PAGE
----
A few things which will help with motor life and performance.
- When adding and attaching the motor to your car, I cannot stress enough the importance of using washers under the heads of the attaching screws. Without the washers you risk a loose motor at the most inconvenient time, such as causing a stripped spur gear while leading a race!
- The motor has multiple holes which all may be used to mount the motor to the motor plate. The motor does not care in what position it is mounted, even upside down (that is, the terminals on the bottom). As long as you can safely attach and isolate the 'A-B-C' wires from each other (and attach the sensor wire), the motor will work well. By the way, touching the 'common plate' inside the motor with a mount screw while running is not an electrical problem in TPP motors but may be a mechanical problem (see #4 below).
- Since the motor will work in any position, do not think the motor is 'finished' if you strip the favorite mount hole used to attach the motor. It is important to use two holes (180 degrees from each other) to keep it well mounted (using washers under the screw heads). It may be inconvenient to lengthen the ESC wires or relocate some component but save the motor by mounting in another set of holes.
- Watch the length of the attaching screws holding the motor to motor-plate. In some motor winds, the 'common' connect point inside may be very close to the mount holes; if the screws are too long you can pull the threads out of the motor when tightening not allowing the motor to be torqued properly to retain your pinion to spur clearance. If you do, see #3 above. You can use different thicknesses of washers to get the correct thread engagement.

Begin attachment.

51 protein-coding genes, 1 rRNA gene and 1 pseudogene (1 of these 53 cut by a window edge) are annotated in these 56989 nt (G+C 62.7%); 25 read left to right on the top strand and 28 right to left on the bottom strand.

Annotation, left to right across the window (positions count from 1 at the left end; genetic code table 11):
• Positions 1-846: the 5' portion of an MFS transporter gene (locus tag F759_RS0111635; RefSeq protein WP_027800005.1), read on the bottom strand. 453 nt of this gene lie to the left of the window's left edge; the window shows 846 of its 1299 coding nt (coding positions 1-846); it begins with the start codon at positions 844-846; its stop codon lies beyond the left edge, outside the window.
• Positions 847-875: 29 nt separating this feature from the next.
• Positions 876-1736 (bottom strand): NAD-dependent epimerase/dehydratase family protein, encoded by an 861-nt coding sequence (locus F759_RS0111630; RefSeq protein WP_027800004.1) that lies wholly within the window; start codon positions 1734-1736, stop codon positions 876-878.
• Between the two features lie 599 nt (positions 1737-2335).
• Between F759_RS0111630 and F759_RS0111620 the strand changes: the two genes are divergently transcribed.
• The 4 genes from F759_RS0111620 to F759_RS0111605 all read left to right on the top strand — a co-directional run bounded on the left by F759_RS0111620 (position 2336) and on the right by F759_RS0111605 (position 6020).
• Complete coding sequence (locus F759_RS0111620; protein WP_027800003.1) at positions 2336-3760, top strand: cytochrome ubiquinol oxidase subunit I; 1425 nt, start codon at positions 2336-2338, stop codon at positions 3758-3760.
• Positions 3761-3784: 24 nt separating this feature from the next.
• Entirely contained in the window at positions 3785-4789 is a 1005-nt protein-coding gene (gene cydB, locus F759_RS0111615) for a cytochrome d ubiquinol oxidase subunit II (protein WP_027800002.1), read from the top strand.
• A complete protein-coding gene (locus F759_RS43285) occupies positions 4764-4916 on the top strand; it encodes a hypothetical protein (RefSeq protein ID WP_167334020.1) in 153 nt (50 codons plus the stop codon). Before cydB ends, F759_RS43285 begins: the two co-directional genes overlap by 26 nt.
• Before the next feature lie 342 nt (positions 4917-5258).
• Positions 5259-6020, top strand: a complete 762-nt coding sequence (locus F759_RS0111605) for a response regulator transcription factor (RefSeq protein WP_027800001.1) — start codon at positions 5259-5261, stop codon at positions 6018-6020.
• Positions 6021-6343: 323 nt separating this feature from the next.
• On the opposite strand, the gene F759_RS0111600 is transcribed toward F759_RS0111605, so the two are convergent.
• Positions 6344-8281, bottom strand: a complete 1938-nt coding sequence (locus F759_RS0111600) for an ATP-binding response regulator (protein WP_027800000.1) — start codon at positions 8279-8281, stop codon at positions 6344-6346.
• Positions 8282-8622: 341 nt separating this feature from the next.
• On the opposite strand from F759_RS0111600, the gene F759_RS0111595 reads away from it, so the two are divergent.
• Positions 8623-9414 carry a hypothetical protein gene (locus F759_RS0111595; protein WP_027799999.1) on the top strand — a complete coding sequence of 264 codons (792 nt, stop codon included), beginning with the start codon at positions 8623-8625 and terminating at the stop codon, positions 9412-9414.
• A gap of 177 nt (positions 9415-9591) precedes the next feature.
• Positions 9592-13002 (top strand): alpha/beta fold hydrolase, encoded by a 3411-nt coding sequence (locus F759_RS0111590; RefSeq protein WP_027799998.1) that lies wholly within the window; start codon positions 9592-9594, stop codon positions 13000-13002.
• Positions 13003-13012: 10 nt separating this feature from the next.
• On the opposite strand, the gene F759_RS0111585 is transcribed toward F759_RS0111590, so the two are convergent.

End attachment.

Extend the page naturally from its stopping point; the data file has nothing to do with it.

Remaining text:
- I have seen cars with carbon fiber motor mount plates. Carbon fiber is a great weight reducer but a poor heat conductor (an aluminum motor plate will allow better heat dissipation). And in most cases, the carbon fiber plate is thicker, requiring longer mount screws (with washers). And the motors seem to vibrate a little with the CF plate, like it does not retain the screw torque allowing the motor to move more than an aluminum plate. Make sure the screws are tight each race and accept a little extra noise as the CF plate seems to have a resonance in a range we can hear as a 'noisy car' in some situations.
- Fixing stripped holes in motors is difficult for the average car owner. I have good equipment, and it takes a while to setup the tooling to attempt a repair. My best advice: (a) be extra careful when threading the screws to the motor (b) if you have a thread problem with your favorite motor, rotate the motor to get two new holes, and adapt your wiring to use the new position.
A very effective and simple mounting system like this has been used since the 1980's. But it takes many details to be sure it is done correctly for a successful race completion. Good luck with your race program.